Photos, Top: Perry’s Victory, painted by William Henry Powell of Cincinnati in 1865; Bottom: Pawcatuck River with former C.B. Cottrell & Son complex shown.
Q. What do Oliver Hazard Perry, Hero of Lake Erie in the War of 1812 and C.B. Cottrell have in common?
A. They both did business on the banks of the Pawcatuck River, which has formed the southern portion of Connecticut’s border with Rhode Island since at least 1636.
Calvin Bryon Cottrell, and his partner Nathan Babcock, were 19th century businessmen whose company C.B. Cottrell & Sons built printing presses into the 20th century on the river’s edge in the Pawcatuck section of Stonington. Mr. Cottrell had more than 100 American and European patents to his credit. At one time their company was the second largest pressworks manufacturer in the United States.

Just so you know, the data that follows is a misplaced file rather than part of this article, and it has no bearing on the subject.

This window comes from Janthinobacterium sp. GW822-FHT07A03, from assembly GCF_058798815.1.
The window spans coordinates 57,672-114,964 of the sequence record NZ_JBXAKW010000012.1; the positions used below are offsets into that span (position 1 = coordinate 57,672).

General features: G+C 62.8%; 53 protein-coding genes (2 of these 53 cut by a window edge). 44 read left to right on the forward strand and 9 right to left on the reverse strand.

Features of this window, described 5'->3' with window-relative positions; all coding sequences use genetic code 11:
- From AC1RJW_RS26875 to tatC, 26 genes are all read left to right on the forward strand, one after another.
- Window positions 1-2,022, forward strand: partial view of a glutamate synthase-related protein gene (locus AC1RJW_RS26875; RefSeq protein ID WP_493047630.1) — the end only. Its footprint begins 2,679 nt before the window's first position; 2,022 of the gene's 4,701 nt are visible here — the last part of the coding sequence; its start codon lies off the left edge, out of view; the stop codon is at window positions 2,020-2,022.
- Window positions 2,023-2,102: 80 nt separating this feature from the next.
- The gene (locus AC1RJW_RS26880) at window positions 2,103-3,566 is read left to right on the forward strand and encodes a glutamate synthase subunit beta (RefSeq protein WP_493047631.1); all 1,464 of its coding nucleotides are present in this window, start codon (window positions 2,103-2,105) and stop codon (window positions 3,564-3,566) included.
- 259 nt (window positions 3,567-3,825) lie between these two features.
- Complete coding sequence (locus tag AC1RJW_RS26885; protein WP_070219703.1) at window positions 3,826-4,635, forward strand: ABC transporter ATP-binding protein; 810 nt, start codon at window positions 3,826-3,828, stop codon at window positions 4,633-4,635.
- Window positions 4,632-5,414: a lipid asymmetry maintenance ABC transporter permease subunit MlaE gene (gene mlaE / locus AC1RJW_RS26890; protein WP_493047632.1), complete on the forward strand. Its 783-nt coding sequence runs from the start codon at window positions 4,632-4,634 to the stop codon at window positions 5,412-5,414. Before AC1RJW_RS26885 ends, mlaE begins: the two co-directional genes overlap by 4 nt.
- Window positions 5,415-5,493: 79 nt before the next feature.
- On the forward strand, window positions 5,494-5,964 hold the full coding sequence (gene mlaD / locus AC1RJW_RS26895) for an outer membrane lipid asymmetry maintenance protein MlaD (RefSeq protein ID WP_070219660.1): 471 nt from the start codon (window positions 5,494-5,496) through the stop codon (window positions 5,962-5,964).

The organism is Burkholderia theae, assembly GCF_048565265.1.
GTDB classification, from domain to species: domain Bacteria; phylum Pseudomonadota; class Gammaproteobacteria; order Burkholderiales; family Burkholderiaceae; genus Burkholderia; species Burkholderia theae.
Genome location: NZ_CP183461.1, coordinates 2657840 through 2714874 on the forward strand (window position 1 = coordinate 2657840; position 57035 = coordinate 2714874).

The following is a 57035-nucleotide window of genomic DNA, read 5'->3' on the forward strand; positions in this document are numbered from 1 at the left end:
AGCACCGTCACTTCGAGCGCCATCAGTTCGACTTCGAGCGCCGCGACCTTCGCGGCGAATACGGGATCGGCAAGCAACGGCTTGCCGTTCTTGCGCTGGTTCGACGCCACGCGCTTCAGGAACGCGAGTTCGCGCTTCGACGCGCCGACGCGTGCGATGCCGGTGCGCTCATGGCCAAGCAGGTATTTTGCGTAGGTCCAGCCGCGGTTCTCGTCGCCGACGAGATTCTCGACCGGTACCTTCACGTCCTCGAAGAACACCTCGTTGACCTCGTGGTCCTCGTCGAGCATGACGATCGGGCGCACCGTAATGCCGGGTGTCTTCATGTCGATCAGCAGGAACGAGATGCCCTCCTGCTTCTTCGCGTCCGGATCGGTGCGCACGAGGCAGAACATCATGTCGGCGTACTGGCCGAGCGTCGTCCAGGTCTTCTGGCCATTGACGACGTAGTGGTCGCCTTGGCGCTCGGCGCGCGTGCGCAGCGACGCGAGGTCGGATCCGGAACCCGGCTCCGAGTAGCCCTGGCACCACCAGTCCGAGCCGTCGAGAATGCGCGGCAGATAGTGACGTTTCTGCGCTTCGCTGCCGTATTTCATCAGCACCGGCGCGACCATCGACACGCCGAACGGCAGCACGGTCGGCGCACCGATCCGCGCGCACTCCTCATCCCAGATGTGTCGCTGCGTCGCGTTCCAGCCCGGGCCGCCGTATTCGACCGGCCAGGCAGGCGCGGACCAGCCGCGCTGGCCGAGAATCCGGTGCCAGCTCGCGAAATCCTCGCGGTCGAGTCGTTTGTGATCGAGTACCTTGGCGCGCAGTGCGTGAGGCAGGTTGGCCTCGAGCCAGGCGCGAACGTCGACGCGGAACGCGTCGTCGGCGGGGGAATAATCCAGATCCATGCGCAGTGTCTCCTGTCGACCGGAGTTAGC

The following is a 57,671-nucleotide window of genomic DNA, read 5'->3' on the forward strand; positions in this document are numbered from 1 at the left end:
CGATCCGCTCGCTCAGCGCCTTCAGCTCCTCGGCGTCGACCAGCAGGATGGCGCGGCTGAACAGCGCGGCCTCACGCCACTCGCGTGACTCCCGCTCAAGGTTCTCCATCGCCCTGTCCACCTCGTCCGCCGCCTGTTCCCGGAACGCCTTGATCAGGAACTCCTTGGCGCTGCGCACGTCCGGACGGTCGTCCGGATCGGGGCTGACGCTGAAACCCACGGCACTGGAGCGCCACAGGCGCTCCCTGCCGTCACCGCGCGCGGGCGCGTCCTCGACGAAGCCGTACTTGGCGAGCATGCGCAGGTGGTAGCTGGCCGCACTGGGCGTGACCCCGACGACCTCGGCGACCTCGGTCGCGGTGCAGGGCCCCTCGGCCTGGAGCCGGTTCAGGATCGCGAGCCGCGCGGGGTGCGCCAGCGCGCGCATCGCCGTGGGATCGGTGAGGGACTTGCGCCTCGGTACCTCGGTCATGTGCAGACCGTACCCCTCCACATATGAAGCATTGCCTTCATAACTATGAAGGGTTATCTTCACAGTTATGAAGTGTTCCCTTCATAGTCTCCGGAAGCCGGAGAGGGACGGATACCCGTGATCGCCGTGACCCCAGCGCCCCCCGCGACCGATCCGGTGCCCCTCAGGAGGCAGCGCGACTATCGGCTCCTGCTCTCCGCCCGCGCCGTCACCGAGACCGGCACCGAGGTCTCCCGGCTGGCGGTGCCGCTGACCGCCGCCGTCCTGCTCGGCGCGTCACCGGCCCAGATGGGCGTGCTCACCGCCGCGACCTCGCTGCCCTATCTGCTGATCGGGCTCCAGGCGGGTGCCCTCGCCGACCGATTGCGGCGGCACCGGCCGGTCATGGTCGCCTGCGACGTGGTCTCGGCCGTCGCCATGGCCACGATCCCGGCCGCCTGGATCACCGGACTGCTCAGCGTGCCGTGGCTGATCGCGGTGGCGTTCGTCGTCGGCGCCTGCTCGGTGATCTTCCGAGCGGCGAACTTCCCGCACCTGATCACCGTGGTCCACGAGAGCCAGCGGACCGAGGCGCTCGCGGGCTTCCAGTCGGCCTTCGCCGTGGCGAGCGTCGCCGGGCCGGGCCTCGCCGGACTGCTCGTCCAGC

Commodore Perry, “We have met the enemy and they are ours”, played on the river as a child living in Westerly (RI) and later built gunboats there for the U.S. government. That was before he sailed into harm’s way and won the important battle on Lake Erie against a formidable English fleet.
The naval engagement gave the U.S. Navy control of the Great Lakes. The Perry-led victory severed the British supply lines and forced them to abandon Detroit.